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Financial Statements – Balance Sheet

Posted in 5. Financial Statements by Erin on September 8, 2008
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<< Financials – Income Statement >> Financials – Statement of Cash Flows

The Balance Sheet is the financial statement that summarizes the value of an entity’s resources and the claims on those resources at any given time.  Balance Sheet accounts start accumulating their balances from the beginning of the entity and continue until the end.  This contrasts with the Income Statement whose accounts are reset to zero at the end of each fiscal (business) year.

The Accounting Types reported on the Balance Sheet are:

Assets – Assets are items of value that are owned by the business and their value is expected to last beyond the current fiscal (business) year.

Liabilities are essentially debts, they are agreements to delay payments and so, are sources of funds because they provide a way to acquire or pay for goods and services without a direct transfer of cash at the time of the exchange.

Equity (Owners Equity) is a source of funds through direct owner investment (stock or owners capital accounts  or owner “re-investment” (retained earnings) when some or all of the income from the previous year is retained by the business rather than distributing it to the owners.

The Balance sheet Equity Section refers to Total Equity which is Owners Equity + Net Income.  The Net Income portion is easily calculated because since the total debits and total credits of all financial accounts must be equal, and the Balance Sheet and Income Statement split the Accounts between them.  The difference between the Balance Sheet Accounts will equal the difference between the Income Statement Accounts – which is Net Income.

Since Owners Equity is only part of Total Equity, Net Income can also be calculated using a rewrite of the Accounting Equation to Assets – Liabilities = Total Equity (Owners Equity + Net Income)  so move Owners Equity to the other side of the equation as well and the equation becomes Assets – Liabilities – Owners Equity = Net Income.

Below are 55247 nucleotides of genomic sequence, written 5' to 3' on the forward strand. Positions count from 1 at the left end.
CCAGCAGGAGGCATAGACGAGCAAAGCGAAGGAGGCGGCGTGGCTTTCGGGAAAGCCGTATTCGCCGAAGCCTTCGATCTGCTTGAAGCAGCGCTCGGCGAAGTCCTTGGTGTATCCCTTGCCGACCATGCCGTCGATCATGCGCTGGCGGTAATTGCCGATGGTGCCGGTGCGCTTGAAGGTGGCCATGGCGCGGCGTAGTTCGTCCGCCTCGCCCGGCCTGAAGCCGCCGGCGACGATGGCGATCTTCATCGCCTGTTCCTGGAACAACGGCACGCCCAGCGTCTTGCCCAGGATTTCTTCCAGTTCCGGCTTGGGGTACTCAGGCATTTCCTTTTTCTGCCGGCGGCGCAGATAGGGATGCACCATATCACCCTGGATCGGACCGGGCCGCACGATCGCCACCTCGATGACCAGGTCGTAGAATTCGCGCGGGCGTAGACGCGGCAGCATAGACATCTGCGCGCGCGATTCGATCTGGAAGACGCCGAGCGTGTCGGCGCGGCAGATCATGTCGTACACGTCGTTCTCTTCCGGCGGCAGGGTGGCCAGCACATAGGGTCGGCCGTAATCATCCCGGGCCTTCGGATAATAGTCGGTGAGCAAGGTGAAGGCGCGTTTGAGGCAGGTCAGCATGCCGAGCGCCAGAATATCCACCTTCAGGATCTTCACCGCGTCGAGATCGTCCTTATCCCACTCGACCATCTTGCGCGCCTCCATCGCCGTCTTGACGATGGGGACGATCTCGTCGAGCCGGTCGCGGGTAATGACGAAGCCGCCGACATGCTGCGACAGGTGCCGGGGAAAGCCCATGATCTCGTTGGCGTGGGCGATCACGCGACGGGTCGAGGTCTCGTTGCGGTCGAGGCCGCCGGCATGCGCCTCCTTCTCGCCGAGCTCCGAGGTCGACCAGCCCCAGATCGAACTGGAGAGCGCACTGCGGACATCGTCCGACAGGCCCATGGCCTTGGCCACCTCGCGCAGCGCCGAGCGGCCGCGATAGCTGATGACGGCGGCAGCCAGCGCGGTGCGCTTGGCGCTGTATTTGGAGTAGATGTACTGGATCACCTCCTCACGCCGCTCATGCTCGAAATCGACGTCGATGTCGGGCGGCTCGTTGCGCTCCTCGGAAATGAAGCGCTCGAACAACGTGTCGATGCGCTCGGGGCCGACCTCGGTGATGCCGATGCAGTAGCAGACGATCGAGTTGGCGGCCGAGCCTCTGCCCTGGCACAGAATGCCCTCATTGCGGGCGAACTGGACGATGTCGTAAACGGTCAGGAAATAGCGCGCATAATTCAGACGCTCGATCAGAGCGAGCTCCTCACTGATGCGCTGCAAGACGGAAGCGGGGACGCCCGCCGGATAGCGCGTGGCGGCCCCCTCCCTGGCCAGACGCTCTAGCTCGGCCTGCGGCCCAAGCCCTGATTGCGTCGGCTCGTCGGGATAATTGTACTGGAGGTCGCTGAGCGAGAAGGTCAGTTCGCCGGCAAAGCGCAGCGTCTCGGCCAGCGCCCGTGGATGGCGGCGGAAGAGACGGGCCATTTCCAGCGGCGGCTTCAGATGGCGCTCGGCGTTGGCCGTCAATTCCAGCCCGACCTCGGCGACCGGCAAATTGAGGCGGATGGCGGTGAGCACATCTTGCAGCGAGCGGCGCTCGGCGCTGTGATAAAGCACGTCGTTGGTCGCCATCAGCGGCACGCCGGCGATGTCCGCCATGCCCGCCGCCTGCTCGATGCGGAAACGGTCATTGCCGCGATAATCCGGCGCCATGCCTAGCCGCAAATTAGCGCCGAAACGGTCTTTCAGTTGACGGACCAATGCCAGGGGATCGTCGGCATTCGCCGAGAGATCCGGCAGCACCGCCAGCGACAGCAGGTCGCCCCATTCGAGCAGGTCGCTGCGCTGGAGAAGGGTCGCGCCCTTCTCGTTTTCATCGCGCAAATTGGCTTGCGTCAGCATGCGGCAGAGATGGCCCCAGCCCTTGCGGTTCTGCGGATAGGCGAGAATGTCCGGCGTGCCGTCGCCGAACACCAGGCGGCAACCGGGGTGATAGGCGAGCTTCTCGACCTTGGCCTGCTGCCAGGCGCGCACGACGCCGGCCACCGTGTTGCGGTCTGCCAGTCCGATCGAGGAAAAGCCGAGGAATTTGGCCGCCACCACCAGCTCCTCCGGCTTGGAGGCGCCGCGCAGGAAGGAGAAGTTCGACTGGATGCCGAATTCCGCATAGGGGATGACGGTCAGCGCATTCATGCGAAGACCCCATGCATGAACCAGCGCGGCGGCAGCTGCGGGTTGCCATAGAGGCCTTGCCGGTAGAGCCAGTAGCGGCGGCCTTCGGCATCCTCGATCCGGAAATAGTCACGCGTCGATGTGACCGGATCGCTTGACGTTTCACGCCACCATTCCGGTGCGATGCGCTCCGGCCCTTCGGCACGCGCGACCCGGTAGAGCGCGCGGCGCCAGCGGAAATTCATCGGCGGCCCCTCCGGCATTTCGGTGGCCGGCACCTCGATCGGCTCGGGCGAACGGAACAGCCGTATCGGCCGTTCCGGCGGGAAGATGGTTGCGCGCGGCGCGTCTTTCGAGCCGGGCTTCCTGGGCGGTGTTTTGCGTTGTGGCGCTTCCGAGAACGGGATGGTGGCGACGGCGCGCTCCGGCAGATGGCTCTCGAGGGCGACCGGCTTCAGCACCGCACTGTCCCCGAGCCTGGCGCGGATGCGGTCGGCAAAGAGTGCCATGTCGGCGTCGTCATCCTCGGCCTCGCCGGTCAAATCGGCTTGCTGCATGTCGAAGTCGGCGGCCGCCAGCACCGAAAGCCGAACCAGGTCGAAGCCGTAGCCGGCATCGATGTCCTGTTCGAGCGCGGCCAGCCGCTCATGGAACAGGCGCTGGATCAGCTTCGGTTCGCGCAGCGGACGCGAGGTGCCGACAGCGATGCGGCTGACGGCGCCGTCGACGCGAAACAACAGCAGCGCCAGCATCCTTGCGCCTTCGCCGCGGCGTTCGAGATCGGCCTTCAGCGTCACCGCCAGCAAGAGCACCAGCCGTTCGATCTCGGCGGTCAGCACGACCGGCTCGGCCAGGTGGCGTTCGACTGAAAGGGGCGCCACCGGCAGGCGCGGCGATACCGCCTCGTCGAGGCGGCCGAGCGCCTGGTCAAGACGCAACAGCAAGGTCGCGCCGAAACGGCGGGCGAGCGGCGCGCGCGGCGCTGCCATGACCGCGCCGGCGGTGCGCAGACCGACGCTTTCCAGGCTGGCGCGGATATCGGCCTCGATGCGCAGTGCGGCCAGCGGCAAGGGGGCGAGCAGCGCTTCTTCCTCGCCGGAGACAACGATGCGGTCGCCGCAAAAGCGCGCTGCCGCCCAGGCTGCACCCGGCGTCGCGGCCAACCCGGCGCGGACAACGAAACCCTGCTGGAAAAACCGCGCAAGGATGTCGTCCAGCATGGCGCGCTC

Also, given the Accounting Equation: Assets = Liabilities + Equity.  The value of any one of the three elements can be determined given any two of the three.

Important financial ratios can be calculated directly from the numbers on the Balance Sheet.  Among these ratios is current ratio and quick ratio each of these help to determine if the business is able to fulfill its short term debt obligations.

  • Current Ratio = Current Assets/Current Liabilities
    • A Current Ratio of at least 1:1 (or >= 1) indicate that there is at least one dollar of current assets for each dollar of debt.
  • Quick Ratio = Current Assets – Inventory/Current Liabilities
    • A Quick Ratio of at least 1:1 indicates that there is at least one dollar of cash or cash equivalent (including accounts receivable) for each dollar of debt.

Balance Sheet Example:

At the end of each year when the Income Statement accounts are reset to zero, the difference between their debit and credit balances (Net Income/(Loss)) is posted to a Balance Sheet Equity account called Retained Earnings (for corporations or Owners’ Capital for other types of organizations).  An example of this entry can be found at the end of the Income Statement post.

The Balance Sheet does not contain any of the same accounts as the Income Statement, but it does summarize the Income Statement on one line called “Net Income” that is inserted (without an account #) at the end of the Equity Section of each Balance Sheet.  The Net Income entry completes the Accounting Equation for the Balance Sheet:  Assets = Liabilities + (Total) Equity (Owners Equity + Net Income)